Hospitals crack down on unvaccinated staff

Coronavirus Vaccine

ATLANTA (NewsNation Now) — Hospitals across the country have started to crack down on unvaccinated employees, as vaccination numbers remain stagnant and new COVID-19 variants emerge.

In North Carolina, a large health care provider called Novant Health suspended 1.4 percent of its workforce Tuesday for not complying with its mandatory vaccination policy.

Novant gave its workers until Sept. 15 to get at least the first dose of the vaccine or apply for and receive a medical or religious exemption.

Nearly 400 workers didn’t do either and now face being fired. The company says anyone who doesn’t comply with the vaccine policy within the five-day, unpaid suspension period will lose their job.

A statement from the healthcare provider said quote, “team members who have started a two dose vaccine series will now have until October 15 to get their second dose.”

“I don’t think any state, North Carolina or any other, can afford to lose this many workforce,” said Tatyanna Kelly, a vice president at the North Carolina Health Care Association.

She says the industry was already dealing with the worker shortage and it’s only been exacerbated by the pandemic.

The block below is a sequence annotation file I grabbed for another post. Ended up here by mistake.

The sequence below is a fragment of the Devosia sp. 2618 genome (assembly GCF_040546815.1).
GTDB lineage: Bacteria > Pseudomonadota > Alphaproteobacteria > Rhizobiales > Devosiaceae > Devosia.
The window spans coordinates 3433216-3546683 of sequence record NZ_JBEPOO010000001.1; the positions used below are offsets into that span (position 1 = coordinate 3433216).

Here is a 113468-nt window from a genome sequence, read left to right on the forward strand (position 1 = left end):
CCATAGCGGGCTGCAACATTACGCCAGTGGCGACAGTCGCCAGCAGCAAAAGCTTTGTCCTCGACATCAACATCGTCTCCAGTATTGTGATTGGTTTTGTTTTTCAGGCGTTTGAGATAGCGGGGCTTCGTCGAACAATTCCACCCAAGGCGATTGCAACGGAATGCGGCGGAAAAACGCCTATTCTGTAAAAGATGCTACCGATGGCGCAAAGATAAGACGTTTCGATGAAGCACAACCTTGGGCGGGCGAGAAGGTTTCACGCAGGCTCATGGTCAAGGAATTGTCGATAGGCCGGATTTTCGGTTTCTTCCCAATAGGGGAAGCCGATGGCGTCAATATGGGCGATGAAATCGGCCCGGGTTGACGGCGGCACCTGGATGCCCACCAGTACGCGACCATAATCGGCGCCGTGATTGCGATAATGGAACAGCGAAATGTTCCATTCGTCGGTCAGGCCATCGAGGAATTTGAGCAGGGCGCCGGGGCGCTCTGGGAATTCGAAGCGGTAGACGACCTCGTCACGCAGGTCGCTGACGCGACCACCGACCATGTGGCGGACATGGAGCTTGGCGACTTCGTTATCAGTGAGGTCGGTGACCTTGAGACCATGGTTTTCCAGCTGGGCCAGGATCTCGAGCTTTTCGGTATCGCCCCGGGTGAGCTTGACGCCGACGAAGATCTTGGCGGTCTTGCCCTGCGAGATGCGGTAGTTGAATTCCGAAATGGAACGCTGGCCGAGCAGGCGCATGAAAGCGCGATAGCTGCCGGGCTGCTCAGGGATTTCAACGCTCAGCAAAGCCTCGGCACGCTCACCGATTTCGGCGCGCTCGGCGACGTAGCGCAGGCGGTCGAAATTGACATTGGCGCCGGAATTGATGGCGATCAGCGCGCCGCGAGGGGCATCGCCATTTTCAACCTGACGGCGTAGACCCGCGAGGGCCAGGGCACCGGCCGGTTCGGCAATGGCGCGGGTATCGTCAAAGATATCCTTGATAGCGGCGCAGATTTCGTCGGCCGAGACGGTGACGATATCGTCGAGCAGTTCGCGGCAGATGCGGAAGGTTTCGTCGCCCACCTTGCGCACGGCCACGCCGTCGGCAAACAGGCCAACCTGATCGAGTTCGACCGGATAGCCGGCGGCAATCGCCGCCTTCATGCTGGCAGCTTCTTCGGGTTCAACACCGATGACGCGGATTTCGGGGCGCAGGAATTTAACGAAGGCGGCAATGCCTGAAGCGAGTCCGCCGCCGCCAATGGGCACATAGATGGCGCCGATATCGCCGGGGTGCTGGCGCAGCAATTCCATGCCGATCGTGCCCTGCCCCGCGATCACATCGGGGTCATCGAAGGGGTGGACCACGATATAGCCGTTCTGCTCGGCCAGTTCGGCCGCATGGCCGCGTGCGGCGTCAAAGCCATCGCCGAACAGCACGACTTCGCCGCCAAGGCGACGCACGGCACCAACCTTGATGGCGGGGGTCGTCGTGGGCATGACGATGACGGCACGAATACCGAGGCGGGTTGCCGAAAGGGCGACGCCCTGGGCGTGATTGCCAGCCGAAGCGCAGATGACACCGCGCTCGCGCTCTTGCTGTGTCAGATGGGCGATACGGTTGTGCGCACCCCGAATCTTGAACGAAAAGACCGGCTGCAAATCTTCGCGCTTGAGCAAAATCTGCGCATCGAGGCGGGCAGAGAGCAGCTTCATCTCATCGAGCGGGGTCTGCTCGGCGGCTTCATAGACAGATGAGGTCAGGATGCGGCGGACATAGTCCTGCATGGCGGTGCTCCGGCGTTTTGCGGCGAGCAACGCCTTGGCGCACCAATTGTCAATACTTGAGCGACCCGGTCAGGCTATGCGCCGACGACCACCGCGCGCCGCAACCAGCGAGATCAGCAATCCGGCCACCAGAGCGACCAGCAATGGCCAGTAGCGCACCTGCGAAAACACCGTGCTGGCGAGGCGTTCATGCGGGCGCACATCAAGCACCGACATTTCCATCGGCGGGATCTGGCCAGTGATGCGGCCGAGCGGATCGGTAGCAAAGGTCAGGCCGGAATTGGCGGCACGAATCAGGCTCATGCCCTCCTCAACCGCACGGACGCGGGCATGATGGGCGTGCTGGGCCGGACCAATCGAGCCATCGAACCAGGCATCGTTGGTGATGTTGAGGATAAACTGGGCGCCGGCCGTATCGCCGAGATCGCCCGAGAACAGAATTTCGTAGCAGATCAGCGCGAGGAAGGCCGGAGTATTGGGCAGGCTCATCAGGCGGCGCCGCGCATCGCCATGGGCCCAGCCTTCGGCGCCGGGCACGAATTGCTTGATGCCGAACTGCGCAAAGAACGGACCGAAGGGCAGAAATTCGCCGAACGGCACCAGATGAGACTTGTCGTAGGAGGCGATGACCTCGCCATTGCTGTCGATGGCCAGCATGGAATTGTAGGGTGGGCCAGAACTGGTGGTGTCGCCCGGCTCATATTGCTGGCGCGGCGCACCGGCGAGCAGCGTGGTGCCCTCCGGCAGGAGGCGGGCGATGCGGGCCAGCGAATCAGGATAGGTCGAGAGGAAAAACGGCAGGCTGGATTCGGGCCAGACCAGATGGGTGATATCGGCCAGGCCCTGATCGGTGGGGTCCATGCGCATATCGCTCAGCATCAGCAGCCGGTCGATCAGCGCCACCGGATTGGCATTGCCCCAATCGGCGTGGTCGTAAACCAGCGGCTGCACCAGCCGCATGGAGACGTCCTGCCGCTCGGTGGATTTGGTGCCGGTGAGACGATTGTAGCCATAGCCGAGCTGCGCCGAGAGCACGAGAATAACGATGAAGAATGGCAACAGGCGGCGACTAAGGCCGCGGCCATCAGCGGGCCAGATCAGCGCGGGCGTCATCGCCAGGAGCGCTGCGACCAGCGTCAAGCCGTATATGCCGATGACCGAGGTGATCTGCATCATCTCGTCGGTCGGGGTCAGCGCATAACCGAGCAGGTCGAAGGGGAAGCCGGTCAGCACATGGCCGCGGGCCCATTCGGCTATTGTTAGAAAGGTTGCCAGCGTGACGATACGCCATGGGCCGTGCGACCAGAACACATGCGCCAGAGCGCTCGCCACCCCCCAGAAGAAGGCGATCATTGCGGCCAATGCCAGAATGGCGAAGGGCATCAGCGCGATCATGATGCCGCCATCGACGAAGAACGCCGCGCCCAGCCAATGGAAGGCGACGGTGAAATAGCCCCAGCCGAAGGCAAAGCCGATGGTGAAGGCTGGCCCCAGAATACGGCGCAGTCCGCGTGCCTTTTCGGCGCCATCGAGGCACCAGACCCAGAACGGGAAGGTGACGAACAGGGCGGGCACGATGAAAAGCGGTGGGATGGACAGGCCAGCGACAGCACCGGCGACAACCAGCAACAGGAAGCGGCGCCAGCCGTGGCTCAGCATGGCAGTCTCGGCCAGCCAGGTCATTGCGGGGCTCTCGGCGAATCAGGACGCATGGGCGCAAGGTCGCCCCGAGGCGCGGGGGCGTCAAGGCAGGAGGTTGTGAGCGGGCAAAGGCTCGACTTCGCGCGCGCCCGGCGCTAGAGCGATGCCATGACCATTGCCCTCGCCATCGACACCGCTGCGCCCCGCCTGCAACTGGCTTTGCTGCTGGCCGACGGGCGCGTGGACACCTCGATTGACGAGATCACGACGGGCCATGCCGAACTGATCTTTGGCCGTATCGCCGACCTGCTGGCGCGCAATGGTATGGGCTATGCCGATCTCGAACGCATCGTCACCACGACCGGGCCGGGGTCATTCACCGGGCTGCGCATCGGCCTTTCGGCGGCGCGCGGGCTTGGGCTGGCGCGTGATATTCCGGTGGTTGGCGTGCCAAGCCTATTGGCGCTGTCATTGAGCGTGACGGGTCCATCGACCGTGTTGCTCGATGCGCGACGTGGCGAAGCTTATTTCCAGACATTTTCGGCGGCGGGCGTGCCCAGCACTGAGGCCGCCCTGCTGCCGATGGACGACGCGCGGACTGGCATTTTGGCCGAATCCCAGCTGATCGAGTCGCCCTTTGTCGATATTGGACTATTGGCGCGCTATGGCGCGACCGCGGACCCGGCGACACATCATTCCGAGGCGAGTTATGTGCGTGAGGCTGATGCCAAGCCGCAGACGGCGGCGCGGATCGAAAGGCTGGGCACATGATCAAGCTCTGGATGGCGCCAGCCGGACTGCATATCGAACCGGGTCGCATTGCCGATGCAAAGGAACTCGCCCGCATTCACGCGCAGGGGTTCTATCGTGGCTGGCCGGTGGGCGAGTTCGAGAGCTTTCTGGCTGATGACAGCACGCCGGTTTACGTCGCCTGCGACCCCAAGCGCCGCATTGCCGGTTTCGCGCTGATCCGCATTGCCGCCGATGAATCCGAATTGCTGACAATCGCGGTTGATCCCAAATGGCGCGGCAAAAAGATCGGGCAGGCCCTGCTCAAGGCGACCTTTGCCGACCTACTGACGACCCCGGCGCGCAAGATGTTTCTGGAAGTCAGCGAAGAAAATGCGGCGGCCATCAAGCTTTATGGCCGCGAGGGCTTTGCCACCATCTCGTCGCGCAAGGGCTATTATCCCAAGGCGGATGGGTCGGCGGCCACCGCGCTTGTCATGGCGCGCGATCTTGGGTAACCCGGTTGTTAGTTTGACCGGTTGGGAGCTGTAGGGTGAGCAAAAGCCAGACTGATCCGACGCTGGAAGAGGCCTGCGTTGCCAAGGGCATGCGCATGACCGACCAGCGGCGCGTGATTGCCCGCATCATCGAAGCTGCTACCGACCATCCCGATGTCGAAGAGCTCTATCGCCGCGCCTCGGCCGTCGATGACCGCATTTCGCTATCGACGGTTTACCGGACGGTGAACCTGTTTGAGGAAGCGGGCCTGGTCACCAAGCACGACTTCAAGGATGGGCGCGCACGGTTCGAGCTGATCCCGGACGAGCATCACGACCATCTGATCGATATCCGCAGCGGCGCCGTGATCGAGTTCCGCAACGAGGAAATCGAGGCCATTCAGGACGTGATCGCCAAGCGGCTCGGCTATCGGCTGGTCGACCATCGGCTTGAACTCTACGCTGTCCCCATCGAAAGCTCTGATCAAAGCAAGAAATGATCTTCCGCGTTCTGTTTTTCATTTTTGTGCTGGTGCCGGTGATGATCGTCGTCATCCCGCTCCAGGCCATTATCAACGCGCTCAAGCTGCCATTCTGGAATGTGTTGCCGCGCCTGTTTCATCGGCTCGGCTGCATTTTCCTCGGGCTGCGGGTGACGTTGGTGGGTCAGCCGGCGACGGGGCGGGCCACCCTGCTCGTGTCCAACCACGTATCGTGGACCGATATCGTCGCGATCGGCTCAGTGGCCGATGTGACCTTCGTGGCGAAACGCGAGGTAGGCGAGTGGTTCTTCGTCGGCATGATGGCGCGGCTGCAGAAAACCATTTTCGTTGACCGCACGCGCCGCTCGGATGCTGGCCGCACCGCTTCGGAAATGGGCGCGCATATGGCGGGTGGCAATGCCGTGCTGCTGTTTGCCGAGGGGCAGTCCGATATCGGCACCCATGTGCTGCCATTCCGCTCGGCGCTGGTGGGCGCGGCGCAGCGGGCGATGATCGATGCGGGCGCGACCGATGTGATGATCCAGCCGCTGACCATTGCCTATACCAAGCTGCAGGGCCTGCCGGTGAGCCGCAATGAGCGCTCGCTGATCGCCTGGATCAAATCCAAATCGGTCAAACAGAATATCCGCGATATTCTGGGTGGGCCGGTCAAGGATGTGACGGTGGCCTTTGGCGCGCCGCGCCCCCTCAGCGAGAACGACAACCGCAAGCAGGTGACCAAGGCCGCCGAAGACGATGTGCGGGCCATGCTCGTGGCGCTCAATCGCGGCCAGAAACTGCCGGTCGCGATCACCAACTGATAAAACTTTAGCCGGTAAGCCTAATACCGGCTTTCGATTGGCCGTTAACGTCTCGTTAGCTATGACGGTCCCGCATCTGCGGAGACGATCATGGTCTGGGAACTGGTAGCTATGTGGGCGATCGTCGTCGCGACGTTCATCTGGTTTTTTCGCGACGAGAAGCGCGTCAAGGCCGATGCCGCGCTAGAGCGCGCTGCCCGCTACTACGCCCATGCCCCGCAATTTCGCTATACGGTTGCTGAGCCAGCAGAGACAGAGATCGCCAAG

“It’s going to make things worse,” Kelly said. “It’s going to make things tougher, but it’s also incredibly important for us to vaccinate that workforce because this affects patient safety and affects the health and well-being of our patients.”

In Texas, 153 employees at Houston Methodist either resigned or were let go for not meeting the vaccine requirement there.

In Indiana, at least 125 part-time employees at Indiana University Health System lost their jobs for not getting the shots.

In New York, there’s a legal battle over the state’s health care worker vaccine mandate.

President Joe Biden announced vaccine rules for federal workers and large employers earlier this month. He also said he would require the nearly 20 million health care workers at facilities receiving funds from Medicare and Medicaid to be fully vaccinated.

This all comes as health experts are warning that until more people are vaccinated, mutations of the COVID-19 virus will continue to emerge.

A new mutation called the R1 variant is responsible for an outbreak at a Kentucky nursing home, with 45 patients and staff, many vaccinated, becoming ill.

According to the Centers for Disease Control and Prevention, only about 55 percent of the people in the country have received both doses of the vaccine so far, with close to 64 percent having received one dose.

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